LOWERY, ROBERT THORNTON, newspaper publisher, editor, and printer; b. 12 April 1859 in Halton County, Upper Canada, son of William L. Lowery and Mary Ann Mills; d. unmarried 20 May 1921 in Grand Forks, B.C.
Following an education in private and public schools, Bob Lowery began working for a Toronto printing office in 1876. His first newspaper venture, in Petrolia, Ont., began on 20 March 1879, when with his brothers William M. and Samuel M. he published the Petrolea Topic. The brothers also dealt in books and stationery. Although they sold the paper around 1886, they continued the stationery business for another year. Bob then drifted westward, first to Sault Ste Marie, where he stayed for several years, and, in 1891, to British Columbia.
On 12 May 1893 Lowery launched his first British Columbia newspaper, the Kaslo Claim. The untimely collapse of silver prices in the United States placed a severe strain on the Kootenay mining industry and this, in turn, forced him to cease publication in just over three months. The front page of the last issue, bordered in black, featured a tombstone to the memory of the Claim. Lowery also identified merchants with overdue accounts by displaying their advertisements upside down (unpaid) or sideways (partially paid).
The lifespan of a weekly newspaper in a mining community was often short, so in the years that followed Lowery moved frequently. Often owning more than one paper at a time, he hired editors and managers for those that he did not personally supervise. He also printed newspapers owned by others. In Kaslo, Nakusp, New Denver, Sandon, Rossland, Slocan, Vancouver, Nelson, Poplar Creek, Fernie, Greenwood, and Princeton, his controversial newspapers championed various causes, such as improved working conditions and better wages for miners, with wry wit and acid humour. Like Calgary journalist Robert Chambers Edwards, he was often critical of commercial, political, or religious bureaucrats and their organizations. Of the Canadian Pacific Railway he once wrote that it was “a wonderfully safe road to travel on, and seldom kills a passenger, although occasionally some one dies of heart failure after looking at their freight charges.”
Constantly reminding readers to honour their subscriptions, Lowery claimed that “one of the noblest works of God is the man who always pays the Printer.” A cartoon that appeared almost weekly in the Ledge, published in New Denver, Nelson, and Fernie between 1900 and 1905, shows an unconcerned Lowery sitting at his desk with money scattered on the floor, but the weapons on the wall and his bulldog ripping the arm off a delinquent subscriber suggest another attitude. As a last resort, Lowery would play a game of poker to raise enough capital to pay his expenses. His enjoyment of whiskey and poker, combined with his smart dress and military bearing, may have been responsible for his being given the title Colonel.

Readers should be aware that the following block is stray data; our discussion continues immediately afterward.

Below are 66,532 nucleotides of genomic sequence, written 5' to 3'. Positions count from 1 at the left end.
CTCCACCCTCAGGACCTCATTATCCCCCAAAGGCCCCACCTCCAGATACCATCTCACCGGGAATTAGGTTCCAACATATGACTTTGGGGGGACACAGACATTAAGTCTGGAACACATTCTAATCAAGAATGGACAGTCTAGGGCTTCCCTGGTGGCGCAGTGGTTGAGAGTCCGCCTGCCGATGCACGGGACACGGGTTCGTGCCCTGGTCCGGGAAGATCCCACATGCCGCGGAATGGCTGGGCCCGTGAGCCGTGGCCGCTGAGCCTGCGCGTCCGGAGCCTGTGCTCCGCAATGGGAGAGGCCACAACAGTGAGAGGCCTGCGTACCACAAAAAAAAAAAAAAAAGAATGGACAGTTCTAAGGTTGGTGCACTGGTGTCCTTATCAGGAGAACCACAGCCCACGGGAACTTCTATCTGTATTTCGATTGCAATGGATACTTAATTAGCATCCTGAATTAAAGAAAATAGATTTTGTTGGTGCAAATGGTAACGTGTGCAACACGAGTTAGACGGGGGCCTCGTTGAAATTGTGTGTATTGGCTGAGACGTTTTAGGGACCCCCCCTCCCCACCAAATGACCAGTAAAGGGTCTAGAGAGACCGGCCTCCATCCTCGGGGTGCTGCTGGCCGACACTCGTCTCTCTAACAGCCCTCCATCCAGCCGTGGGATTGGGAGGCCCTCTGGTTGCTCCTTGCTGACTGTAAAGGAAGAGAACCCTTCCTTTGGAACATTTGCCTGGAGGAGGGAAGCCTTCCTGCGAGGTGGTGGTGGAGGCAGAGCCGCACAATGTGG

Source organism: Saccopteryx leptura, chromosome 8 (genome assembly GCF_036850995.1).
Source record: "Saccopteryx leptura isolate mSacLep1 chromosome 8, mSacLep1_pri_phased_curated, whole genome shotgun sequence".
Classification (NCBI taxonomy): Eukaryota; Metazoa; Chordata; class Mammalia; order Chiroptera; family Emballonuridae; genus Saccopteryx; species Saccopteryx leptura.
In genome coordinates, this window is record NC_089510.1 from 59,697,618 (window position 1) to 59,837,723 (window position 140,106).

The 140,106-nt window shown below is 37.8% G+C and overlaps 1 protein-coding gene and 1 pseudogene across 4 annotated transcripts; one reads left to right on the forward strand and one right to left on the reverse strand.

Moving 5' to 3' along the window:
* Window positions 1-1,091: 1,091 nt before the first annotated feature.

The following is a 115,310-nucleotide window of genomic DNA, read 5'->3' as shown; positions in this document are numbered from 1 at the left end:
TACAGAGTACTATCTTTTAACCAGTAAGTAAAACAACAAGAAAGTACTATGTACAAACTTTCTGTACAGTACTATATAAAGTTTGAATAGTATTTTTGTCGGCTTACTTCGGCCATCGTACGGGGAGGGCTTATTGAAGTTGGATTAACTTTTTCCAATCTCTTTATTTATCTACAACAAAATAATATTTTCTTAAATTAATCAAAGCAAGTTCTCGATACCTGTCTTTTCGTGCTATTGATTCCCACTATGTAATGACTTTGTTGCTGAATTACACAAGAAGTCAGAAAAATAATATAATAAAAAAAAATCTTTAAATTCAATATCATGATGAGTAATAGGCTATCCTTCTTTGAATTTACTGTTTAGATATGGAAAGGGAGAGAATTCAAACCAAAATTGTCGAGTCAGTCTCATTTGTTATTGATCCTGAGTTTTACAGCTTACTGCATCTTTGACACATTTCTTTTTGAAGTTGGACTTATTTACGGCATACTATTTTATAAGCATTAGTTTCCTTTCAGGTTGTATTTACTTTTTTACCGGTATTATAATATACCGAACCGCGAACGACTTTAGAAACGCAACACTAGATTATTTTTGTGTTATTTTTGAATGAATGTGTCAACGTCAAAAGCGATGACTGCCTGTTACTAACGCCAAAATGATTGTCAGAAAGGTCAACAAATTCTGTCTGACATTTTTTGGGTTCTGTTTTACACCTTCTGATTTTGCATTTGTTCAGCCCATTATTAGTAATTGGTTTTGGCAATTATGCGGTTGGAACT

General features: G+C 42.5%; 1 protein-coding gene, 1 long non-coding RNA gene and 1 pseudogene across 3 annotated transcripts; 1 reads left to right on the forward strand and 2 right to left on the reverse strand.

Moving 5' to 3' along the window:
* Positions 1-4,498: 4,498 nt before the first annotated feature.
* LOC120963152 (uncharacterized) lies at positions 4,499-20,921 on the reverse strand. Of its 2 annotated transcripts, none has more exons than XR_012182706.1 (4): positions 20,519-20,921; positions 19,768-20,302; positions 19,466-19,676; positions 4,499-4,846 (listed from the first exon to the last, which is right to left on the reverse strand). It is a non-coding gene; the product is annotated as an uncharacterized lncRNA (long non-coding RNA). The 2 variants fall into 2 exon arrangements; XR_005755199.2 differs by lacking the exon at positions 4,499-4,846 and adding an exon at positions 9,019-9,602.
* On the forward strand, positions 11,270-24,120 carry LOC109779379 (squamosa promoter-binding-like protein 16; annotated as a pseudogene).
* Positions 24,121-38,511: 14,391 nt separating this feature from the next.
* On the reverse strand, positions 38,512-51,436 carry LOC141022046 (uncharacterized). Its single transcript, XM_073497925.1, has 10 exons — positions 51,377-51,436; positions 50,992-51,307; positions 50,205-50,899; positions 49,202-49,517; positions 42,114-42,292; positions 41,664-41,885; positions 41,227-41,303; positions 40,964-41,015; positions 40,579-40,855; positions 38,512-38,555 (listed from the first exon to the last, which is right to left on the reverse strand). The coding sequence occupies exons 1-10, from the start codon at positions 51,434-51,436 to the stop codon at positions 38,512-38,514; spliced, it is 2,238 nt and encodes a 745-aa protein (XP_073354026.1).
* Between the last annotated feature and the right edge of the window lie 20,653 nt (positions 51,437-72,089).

Lowery’s Claim, a polemical monthly started in June 1901 in New Denver and “devoted to Truth and Humor,” was banned from sale on CPR trains in December because of its criticism of the company. In January 1903 it was denied postal service after the authorities, who had received complaints, deemed its contents indecent and offensive. The Post Office Department reinstated service one month later after a repentant Lowery pledged to reform his ways. By August 1906, however, Lowery’s Claim was permanently banned from Canada’s mails and the following month its editor published the last issue.
Like his newspaper colleague John Houston*, Colonel Bob paid the price for tackling the establishment. After the collapse of Lowery’s Claim, he focused on the Ledge, then being printed in Greenwood. He remained there until admitted to the Grand Forks hospital, where he stayed for over a year. His dying wish was to be buried in Nelson, by members of the Kootenay Pioneers’ Association. He succumbed to chronic nephritis and was buried in an unmarked grave in the Anglican section of Nelson Memorial Park Cemetery. Only a fraction over five feet tall, Bob Lowery had loomed large among the newspaper publishers of British Columbia for more than a quarter of a century.
[The numerous newspapers Robert Thornton Lowery published and edited between 1879 and 1920 are one of the most important sources of information on his life and career. A list can be found in the author’s article “The wit and wisdom of ‘Colonel’ Bob Lowery,” Boundary Hist. Soc., Report (Grand Forks, B.C.), 14 (2001): 113–24 and another is in the Lowery file at the DCB. Particularly useful for this biography were the following Lowery publications: Ledge (New Denver, Nelson, Fernie, and Greenwood, B.C.), 1893–1920 (mfm. and originals at the Selkirk College Library, Castlegar, B.C.); Float (New Denver and Nelson), 1 (1903–4), no.1 (copies at the Selkirk College Library); and Lowery’s Claim (New Denver, Vancouver, and Nelson), June 1901–September 1906 (mfm. and originals at the Selkirk College Library and originals at the Kootenay Lake Arch., Kaslo, B.C.). r.j.w.]
BCA, S/F/L95. Ledge (Greenwood), 26 May 1921. B. A. Little, “Robert T. Lowery: editor, publisher & printer,” British Columbia Hist. News (Victoria), 31 (1997–98), no.2: 18–23. George Ryga, Ploughmen of the glacier: a play (Vancouver, 1977; Lowery is one of the characters in this play). R. [J.] Welwood, “Lowery PO’d or Colonel Bob twice cancelled by the Post Office,” British Columbia Hist. News, 32 (1998–99), no.1: 2–5. Who’s who in western Canada . . . (Vancouver), 1911.
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